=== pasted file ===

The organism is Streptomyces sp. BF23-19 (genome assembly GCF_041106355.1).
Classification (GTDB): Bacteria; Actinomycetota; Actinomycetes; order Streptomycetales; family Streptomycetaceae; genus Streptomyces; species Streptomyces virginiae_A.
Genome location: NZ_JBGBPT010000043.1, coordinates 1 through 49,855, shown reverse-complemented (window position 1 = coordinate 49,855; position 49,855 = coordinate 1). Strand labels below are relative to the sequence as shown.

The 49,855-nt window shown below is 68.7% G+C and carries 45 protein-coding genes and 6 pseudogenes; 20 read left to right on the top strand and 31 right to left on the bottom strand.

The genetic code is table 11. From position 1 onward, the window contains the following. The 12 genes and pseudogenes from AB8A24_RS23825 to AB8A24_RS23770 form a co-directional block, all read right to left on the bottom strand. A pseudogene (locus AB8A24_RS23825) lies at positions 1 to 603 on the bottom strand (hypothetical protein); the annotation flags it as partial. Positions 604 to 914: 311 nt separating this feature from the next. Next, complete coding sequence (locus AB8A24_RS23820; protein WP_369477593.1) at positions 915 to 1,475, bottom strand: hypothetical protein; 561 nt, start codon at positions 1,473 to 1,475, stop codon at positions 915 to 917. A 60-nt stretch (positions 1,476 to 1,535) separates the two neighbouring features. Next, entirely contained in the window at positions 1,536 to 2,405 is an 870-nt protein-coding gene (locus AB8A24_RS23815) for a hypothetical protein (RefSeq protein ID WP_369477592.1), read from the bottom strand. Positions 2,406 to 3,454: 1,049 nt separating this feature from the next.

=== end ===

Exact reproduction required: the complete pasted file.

The organism is Streptomyces sp. BF23-19 (genome assembly GCF_041106355.1).
Classification (GTDB): Bacteria; Actinomycetota; Actinomycetes; order Streptomycetales; family Streptomycetaceae; genus Streptomyces; species Streptomyces virginiae_A.
Genome location: NZ_JBGBPT010000043.1, coordinates 1 through 49,855, shown reverse-complemented (window position 1 = coordinate 49,855; position 49,855 = coordinate 1). Strand labels below are relative to the sequence as shown.

The 49,855-nt window shown below is 68.7% G+C and carries 45 protein-coding genes and 6 pseudogenes; 20 read left to right on the top strand and 31 right to left on the bottom strand.

The genetic code is table 11. From position 1 onward, the window contains the following. The 12 genes and pseudogenes from AB8A24_RS23825 to AB8A24_RS23770 form a co-directional block, all read right to left on the bottom strand. A pseudogene (locus AB8A24_RS23825) lies at positions 1 to 603 on the bottom strand (hypothetical protein); the annotation flags it as partial. Positions 604 to 914: 311 nt separating this feature from the next. Next, complete coding sequence (locus AB8A24_RS23820; protein WP_369477593.1) at positions 915 to 1,475, bottom strand: hypothetical protein; 561 nt, start codon at positions 1,473 to 1,475, stop codon at positions 915 to 917. A 60-nt stretch (positions 1,476 to 1,535) separates the two neighbouring features. Next, entirely contained in the window at positions 1,536 to 2,405 is an 870-nt protein-coding gene (locus AB8A24_RS23815) for a hypothetical protein (RefSeq protein ID WP_369477592.1), read from the bottom strand. Positions 2,406 to 3,454: 1,049 nt separating this feature from the next.